Monday, October 1, 2012

Don't Wait Until It's Too Late #Foreclosures

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Baltimore - The Maryland Housing Counseling Network, Inc. has a consumer-friendly chart of the state's foreclosure process, outlining in a clear, easy-to-follow format what homeowners who are behind in their mortgage can expect from lenders and matching each step in that process with what homeowners can do to get help.
The chart helps illustrate the importance of seeking counseling through the state's MD HOPE Counseling Network as early in the process as possible; and of opting-in for foreclosure mediation through the Office of Administrative Hearings. Here's how.

Maryland was one of the first states to give homeowners that option, in the hopes of encouraging lenders to work with families to find sustainable alternatives to foreclosure.

However, it should be noted that the chart does not include early mediation, the newest step in the foreclosure process. Early mediation, which goes into effect Oct. 1, gives homeowners in financial trouble the option to seek mediation before lenders take them to court. The goal is to bring the parties to the negotiating table even earlier in the process, when more options may be available.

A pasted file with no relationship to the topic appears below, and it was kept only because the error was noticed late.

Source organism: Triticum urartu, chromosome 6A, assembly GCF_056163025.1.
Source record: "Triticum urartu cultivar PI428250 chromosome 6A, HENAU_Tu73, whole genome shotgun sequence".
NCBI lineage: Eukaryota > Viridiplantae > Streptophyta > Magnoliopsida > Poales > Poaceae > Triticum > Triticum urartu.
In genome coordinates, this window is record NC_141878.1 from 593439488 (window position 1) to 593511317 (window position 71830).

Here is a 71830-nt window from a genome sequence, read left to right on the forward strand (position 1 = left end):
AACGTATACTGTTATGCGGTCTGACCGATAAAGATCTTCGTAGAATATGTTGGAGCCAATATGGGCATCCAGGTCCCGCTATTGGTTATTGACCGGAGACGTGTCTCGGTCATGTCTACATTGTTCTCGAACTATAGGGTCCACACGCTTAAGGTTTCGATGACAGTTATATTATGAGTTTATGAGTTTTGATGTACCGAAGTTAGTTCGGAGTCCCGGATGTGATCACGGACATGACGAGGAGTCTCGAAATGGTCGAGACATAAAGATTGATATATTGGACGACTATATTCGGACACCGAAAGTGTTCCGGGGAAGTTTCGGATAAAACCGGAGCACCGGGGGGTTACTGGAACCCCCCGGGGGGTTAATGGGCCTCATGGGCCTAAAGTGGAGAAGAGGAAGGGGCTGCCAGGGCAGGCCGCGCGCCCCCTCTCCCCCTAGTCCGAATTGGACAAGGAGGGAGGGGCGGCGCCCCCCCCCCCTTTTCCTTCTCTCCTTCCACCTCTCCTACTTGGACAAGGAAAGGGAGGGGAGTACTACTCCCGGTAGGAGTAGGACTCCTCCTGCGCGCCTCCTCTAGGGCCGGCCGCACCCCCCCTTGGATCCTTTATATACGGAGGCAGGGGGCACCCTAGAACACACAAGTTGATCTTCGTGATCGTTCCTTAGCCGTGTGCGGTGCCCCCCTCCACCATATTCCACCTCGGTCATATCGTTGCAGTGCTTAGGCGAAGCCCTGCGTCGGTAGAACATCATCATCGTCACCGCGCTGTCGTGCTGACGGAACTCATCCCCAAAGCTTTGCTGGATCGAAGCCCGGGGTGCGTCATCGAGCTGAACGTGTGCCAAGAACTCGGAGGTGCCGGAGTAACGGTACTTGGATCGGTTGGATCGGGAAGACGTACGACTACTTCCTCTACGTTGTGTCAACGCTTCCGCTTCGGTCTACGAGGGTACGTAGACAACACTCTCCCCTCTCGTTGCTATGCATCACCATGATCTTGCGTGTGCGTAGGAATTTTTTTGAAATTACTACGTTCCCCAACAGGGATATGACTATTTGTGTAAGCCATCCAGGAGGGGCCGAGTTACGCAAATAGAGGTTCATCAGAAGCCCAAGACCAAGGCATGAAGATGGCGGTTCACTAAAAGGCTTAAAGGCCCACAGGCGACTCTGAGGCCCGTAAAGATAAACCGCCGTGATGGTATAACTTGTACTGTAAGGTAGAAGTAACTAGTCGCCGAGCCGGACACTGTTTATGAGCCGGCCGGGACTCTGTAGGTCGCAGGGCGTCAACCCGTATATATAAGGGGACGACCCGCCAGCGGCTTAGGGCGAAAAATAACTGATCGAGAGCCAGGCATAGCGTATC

Early mediation was one of three key measures recommended by Governor O'Malley's foreclosure task force and passed this year by the legislature by wide bipartisan margin. The legislature also established a statewide foreclosed property database and a tax credit for families that buy a foreclosed property as their principal home.

Taken together, the measures reflect the Maryland Foreclosure Task Force's dual strategy for coping with what it called the "harsh reality" that the crisis will continue for some time - the new measures give beleaguered homeowners additional time to find alternatives to foreclosure and they give state and local governments new tools to help neighborhoods rebound from the blight of vacant and foreclosed properties.

The measures also build upon the sweeping reforms enacted under Governor O'Malley's leadership since 2007 in response to the most severe national housing crisis since the Great Depression. Maryland foreclosures peaked during the fourth quarter of 2009 and have been declining ever since. But foreclosures have inched up in recent months as lenders adjust to regulatory reform and the state's housing market gets stronger.

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